Signs of Things to Come … in Russian.
Much of the time during my trip to Russia and China three years ago I was in a group with local guides. That was easy … comfortable. All you have to do is pay attention and listen for instructions and stick with the group.
But I was traveling on my own for almost two weeks before joining the group in Moscow for the train across Russia to Mongolia and China. The fact is, no matter where you travel you depend on signs to get you where you need to go: to a public bathroom, to a scenic lookout, to the railway station, to your train.
Icons help a lot, and in France or Italy or Germany or Switzerland much of the time the words on the signs look like the corresponding word in English. In Milan, you know you’re going to get something to eat when the sign over the door says “Ristorante”.
Chinese characters pose a problem, of course, but a lot of the signs in China—in fact most of those that would be helpful to foreigners—are also in English. You get the information you need, even if the translation isn’t quite right. (I wonder if the Chinese grumble about that the way Americans do when our signage include Japanese characters.)
I found it much more difficult in Russia where almost all the signs are in the Cyrillic alphabet. In fact, it occurred to me somewhere along the way that the experience must be what it feels like to be illiterate. You find yourself looking for other clues … icons, for example.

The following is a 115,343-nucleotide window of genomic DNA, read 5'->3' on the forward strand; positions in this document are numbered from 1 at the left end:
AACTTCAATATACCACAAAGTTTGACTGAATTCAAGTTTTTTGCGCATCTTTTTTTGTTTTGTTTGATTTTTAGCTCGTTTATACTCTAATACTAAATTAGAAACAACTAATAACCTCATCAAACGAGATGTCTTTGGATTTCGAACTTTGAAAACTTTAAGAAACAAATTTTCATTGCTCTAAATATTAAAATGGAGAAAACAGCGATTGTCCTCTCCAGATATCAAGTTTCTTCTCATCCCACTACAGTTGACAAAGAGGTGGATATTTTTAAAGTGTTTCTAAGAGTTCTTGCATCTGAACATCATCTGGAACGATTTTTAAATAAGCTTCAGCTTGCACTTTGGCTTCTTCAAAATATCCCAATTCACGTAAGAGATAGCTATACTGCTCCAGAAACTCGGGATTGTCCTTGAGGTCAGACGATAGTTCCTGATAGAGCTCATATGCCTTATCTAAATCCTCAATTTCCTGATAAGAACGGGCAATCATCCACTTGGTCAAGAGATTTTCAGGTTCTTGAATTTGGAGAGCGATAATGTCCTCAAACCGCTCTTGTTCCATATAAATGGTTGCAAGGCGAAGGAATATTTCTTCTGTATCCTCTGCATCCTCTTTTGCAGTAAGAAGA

It can be disconcerting in railway stations if the departure time for your train has changed or if it’s running late. You’d better know the train number … it could be your only clue as to where to go and when.
It’s particularly worrisome when the design or the layout of the sign gives the impression that its message is important … that it’s warning you of something. Big red letters with lightening bolts or multiple exclamation points. That’s when you sharpen your instincts and, in particular, pay attention to what everyone around you is doing. Or NOT doing. I confess that I took a stab at learning the Cyrillic alphabet before I left on the trip, but gave up after a few half-hearted sessions.
I did find the perfect solution, however: I hired a guide.